India’s UID (Unique Identification) program is an ambitious government project to provide citizens a unique national identity to help improve the delivery of government services. The main reasons for implementing a biometric-based system are to:
- Improve security
- Reduce fraud and corruption
- Facilitate a robust voting process
Although the program is still a work in progress, with more than 800 million people already enrolled, India’s UID (also known as “Aadhaar”) project is already the largest biometric identification program in the world.
The utility of biometric ID
Initially the UID was only used to weed out fake ration cards for the Modi government who are assigning the UID in multiple public distribution systems (PDS) to help increase deployment effectiveness. For example, providing a UID number for utility distribution such as cooking gas is compulsory in several areas. The UID is already necessary for registration under the NPR, which is also compulsory. Other notable uses of the UID program are in education, public health, NREGA, Aadhaar based financial inclusion, direct transfer of subsidies, and unified payment infrastructure.
The biometric attendance system for central employees was the greatest success of the UID program. With launch of the system, all entire government employees are now subject to accountability for their punctuality. The impact of Aadhaar is so massive that it has the potential to reduce corruption by a significant margin.
Early Successes and Obstacles
There is no blueprint for an effective, inclusive biometric identification regime on the scale of the UID initiative. In the beginning of the UID program, some people thought the whole scheme would be scrapped due to India’s huge population size (approximately 1.2 billion), lack of technical know-how, and geographic/territorial challenges. However, recent initiatives taken by the newly elected government show that the Aadhaar scheme will continue. The Modi government’s new portal to monitor employee attendance was a bold move to improve government transparency by allowing anyone to track the employee attendance numbers in government organizations. Providing banking facilities to those who are deprived of the benefits of financial inclusion and access was another big initiative by the government for the UID program.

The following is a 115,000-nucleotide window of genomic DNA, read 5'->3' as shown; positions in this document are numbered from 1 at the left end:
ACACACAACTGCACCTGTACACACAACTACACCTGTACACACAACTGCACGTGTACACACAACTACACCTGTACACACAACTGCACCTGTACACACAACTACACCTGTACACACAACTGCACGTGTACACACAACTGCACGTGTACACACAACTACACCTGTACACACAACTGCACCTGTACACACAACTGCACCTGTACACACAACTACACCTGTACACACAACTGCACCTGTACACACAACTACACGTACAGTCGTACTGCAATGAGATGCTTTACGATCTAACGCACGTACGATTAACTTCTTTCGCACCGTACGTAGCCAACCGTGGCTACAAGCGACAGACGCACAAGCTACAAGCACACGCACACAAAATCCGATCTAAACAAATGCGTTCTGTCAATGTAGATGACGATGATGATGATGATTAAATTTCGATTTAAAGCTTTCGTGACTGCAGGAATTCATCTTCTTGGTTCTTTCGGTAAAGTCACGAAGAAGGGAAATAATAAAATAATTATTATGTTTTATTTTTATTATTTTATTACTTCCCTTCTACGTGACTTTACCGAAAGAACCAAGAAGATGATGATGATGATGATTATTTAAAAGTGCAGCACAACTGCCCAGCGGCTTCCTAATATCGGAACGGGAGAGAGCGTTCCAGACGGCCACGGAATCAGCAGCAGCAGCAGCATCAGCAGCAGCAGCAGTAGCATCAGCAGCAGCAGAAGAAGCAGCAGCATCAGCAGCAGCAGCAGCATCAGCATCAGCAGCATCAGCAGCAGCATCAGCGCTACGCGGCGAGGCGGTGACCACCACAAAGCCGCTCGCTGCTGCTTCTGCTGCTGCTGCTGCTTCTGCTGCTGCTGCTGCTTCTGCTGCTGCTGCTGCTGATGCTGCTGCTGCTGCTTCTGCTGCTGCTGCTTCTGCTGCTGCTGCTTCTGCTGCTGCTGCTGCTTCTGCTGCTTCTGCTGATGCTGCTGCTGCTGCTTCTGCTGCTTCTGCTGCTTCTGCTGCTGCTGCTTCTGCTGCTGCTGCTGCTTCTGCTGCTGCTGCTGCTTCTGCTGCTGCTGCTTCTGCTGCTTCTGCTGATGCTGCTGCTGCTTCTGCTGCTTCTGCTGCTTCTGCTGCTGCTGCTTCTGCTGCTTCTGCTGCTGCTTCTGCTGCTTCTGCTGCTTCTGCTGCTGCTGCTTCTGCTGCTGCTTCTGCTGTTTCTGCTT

During the enrollment process, a UID agent captures the iris pattern, ten fingerprints and digital photographs of an individual. Using multiple biometric credentials has made UID more accurate and secure — a major success for the program.
India is a developing country and the huge cost associated with the UID program was an initial obstacle. In addition, there is no legal basis for UID. The draft bill was rejected by a standing committee in 2010 and has not been revisited by India’s Parliament since. Another major concern is the lack of a data privacy plan due to the risk of irrevocable biometric data being stolen which is not something citizens can change if cases of misuse crop up.
Lessons for Developing Countries
Biometric Identification technology is considerably more accurate and secure than traditional plastic or paper based national identity cards. One of the most unique features of a biometric identity system is the possibility of enrolling individuals without proper documentation. In India there are hundreds of millions of people who live under the poverty line and lack birth certificates and other necessary identity documents that would otherwise prohibit their enrollment into the UID program. UID also provides an auditable trail of every transaction which helps to cut back on corruption and fraud. Combined with mobile technology, the UID program is helping streamline and facilitate payments and other services in underserved locations of rural India.
The absence of a government or national identity program might cause societal exclusion and a continuing cycle of poverty for citizens of any developing country. Biometric national identification systems are a growing need for economic, social, and political development of any third world country. Through their UID program, India is testing a unique model against the second largest population of the world which has already provided some important lessons and are bound to offer more in the future.